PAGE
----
Penguin is, however, external factors like negative links. There's only one obvious and clean way to recover an old domain from Penguin (other than dubious cover-up in GWT disavow tool, which is hard to confirm if it works or not) - to change domain name.

So, what was the reason you changed domain? Maybe I misunderstood.

>> It wasn't for another two years that we decided to migrate to a new domain. It was the acronym of our brand, much shorter and easier to remember.

We have been adding a ton of content. Resources that aren't found anywhere in our niche. Word count isn't the end all be all, i get that. But about 80% of our content is anywhere from 2000 to 3500 with all photos shot in house. The rest is 1300+. Nothing thin, but not because short is bad. Just because it doesn't answer the question properly.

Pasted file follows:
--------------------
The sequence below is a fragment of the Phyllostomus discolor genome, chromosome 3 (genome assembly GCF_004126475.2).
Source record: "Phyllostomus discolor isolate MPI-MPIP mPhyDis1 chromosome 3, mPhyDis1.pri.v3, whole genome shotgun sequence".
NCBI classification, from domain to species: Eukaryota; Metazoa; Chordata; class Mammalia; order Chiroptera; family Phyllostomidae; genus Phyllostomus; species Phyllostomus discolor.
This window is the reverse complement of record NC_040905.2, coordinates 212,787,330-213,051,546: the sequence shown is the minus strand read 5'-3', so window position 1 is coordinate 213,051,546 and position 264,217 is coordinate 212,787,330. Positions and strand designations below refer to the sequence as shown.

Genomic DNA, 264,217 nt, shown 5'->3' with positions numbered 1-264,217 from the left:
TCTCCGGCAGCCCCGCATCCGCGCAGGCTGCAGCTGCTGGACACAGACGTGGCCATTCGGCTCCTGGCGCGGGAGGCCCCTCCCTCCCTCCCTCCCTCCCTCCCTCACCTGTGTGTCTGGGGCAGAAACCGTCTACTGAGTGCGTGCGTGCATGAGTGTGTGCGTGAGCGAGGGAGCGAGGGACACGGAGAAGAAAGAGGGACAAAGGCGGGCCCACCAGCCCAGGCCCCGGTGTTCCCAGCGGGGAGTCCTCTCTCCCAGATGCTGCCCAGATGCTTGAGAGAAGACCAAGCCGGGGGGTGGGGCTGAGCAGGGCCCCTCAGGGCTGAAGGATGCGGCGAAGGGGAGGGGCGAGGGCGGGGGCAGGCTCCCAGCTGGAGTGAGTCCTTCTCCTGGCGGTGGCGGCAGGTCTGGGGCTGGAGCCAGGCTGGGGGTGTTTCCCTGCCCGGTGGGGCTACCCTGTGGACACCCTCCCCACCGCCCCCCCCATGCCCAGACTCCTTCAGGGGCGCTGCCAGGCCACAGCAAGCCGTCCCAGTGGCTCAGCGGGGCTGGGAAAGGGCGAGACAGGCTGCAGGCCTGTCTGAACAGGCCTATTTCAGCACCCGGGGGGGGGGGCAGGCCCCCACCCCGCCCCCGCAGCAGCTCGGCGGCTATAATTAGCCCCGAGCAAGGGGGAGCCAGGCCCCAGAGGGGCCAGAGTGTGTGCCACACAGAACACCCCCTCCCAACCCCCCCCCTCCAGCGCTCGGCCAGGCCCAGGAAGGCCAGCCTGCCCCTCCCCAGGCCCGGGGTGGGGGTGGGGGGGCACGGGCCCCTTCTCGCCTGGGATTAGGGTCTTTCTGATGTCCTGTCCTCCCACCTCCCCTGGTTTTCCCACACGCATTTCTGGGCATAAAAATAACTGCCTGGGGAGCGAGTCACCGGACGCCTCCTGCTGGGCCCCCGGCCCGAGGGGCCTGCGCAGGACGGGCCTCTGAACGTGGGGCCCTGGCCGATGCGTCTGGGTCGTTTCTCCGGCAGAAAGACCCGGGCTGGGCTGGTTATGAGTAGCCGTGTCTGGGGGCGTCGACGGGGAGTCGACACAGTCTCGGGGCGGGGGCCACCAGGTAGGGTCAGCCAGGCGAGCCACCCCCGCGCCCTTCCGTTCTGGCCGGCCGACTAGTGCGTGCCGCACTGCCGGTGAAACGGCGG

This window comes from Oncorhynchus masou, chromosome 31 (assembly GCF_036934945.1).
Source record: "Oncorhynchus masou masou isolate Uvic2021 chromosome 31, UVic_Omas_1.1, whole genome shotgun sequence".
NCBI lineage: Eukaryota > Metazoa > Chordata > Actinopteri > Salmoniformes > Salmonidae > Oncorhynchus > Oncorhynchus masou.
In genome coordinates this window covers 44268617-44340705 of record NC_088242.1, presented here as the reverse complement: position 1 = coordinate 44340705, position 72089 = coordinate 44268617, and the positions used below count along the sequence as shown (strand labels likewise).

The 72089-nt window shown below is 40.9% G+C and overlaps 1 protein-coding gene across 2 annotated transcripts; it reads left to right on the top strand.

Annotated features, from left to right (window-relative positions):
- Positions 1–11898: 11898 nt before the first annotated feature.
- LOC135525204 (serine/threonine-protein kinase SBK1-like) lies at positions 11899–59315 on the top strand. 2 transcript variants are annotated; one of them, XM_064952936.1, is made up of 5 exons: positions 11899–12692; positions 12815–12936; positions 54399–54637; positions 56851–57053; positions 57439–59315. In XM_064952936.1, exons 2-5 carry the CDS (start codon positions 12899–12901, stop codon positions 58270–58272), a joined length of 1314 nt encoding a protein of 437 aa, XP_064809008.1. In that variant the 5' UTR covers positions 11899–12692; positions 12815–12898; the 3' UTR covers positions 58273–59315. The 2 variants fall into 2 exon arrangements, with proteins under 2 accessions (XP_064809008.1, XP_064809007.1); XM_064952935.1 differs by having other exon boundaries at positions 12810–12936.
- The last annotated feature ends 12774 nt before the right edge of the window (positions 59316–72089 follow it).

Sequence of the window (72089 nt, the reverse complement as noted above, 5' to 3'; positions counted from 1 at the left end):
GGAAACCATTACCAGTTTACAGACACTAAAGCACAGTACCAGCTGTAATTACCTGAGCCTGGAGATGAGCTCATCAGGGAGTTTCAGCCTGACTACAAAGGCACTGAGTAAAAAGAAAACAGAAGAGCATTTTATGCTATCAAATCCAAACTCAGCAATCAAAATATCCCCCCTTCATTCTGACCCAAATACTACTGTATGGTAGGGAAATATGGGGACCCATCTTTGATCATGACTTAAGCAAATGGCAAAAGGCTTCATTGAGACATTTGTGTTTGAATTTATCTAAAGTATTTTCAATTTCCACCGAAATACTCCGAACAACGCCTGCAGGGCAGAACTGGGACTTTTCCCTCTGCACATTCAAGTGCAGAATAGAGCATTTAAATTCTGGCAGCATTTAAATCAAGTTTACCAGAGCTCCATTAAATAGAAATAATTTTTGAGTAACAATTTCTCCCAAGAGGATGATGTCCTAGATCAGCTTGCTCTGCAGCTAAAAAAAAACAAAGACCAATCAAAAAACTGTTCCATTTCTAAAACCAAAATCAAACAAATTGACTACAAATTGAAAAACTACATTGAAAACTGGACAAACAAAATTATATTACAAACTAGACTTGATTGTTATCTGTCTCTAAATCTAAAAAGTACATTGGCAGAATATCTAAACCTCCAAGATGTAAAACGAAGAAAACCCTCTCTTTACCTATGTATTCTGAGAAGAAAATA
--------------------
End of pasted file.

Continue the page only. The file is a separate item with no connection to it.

This is a lot of really good work. Congrats on this part.

I am still not clear whether you recovered from Panda only, or both Penguin and Panda.

Don't get offensive, pls, I'm just asking the tough questions because someone has to ask them. Otherwise nobody in this forum will. And if nobody will, nobody will learn, and at today's tough environment for small sites it means people would either die off or go to the dark side (where profits are quicker).
4:16 am on June 14, 2017 (gmt 0)

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And just like clockwork, once again this morning I had a string of sales which went from absolute zero since the weekend, to approximately 2.5x the "normal" number of sales I'd get with regular (or even slightly below average) quality traffic. Tuesday is my non-zombie period of the week, for a few hours before it shuts off again.
11:09 am on June 14, 2017 (gmt 0)